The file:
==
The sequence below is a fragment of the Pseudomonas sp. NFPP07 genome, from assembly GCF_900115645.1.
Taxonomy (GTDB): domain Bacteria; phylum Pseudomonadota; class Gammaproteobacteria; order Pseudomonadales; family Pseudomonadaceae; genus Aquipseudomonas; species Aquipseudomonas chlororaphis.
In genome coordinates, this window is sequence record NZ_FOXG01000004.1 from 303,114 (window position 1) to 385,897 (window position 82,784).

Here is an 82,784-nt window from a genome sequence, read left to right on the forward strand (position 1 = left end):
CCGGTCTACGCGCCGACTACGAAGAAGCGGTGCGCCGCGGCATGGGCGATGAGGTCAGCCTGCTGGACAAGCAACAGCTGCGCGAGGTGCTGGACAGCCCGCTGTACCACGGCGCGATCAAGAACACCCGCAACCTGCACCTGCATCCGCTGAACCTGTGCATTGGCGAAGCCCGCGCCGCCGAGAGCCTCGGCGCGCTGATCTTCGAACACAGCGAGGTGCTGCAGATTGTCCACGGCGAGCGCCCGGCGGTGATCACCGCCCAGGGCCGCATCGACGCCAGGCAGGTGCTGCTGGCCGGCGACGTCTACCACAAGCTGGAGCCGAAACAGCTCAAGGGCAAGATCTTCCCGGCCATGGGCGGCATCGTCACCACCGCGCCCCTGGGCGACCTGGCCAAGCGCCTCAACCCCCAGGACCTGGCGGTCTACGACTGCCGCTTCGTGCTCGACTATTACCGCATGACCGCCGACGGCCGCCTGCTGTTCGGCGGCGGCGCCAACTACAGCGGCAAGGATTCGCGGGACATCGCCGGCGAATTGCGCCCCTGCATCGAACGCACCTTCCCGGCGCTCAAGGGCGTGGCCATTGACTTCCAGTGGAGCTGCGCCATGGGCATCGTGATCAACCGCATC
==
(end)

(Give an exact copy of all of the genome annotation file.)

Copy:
The sequence below is a fragment of the Pseudomonas sp. NFPP07 genome, from assembly GCF_900115645.1.
Taxonomy (GTDB): domain Bacteria; phylum Pseudomonadota; class Gammaproteobacteria; order Pseudomonadales; family Pseudomonadaceae; genus Aquipseudomonas; species Aquipseudomonas chlororaphis.
In genome coordinates, this window is sequence record NZ_FOXG01000004.1 from 303,114 (window position 1) to 385,897 (window position 82,784).

Here is an 82,784-nt window from a genome sequence, read left to right on the forward strand (position 1 = left end):
CCGGTCTACGCGCCGACTACGAAGAAGCGGTGCGCCGCGGCATGGGCGATGAGGTCAGCCTGCTGGACAAGCAACAGCTGCGCGAGGTGCTGGACAGCCCGCTGTACCACGGCGCGATCAAGAACACCCGCAACCTGCACCTGCATCCGCTGAACCTGTGCATTGGCGAAGCCCGCGCCGCCGAGAGCCTCGGCGCGCTGATCTTCGAACACAGCGAGGTGCTGCAGATTGTCCACGGCGAGCGCCCGGCGGTGATCACCGCCCAGGGCCGCATCGACGCCAGGCAGGTGCTGCTGGCCGGCGACGTCTACCACAAGCTGGAGCCGAAACAGCTCAAGGGCAAGATCTTCCCGGCCATGGGCGGCATCGTCACCACCGCGCCCCTGGGCGACCTGGCCAAGCGCCTCAACCCCCAGGACCTGGCGGTCTACGACTGCCGCTTCGTGCTCGACTATTACCGCATGACCGCCGACGGCCGCCTGCTGTTCGGCGGCGGCGCCAACTACAGCGGCAAGGATTCGCGGGACATCGCCGGCGAATTGCGCCCCTGCATCGAACGCACCTTCCCGGCGCTCAAGGGCGTGGCCATTGACTTCCAGTGGAGCTGCGCCATGGGCATCGTGATCAACCGCATC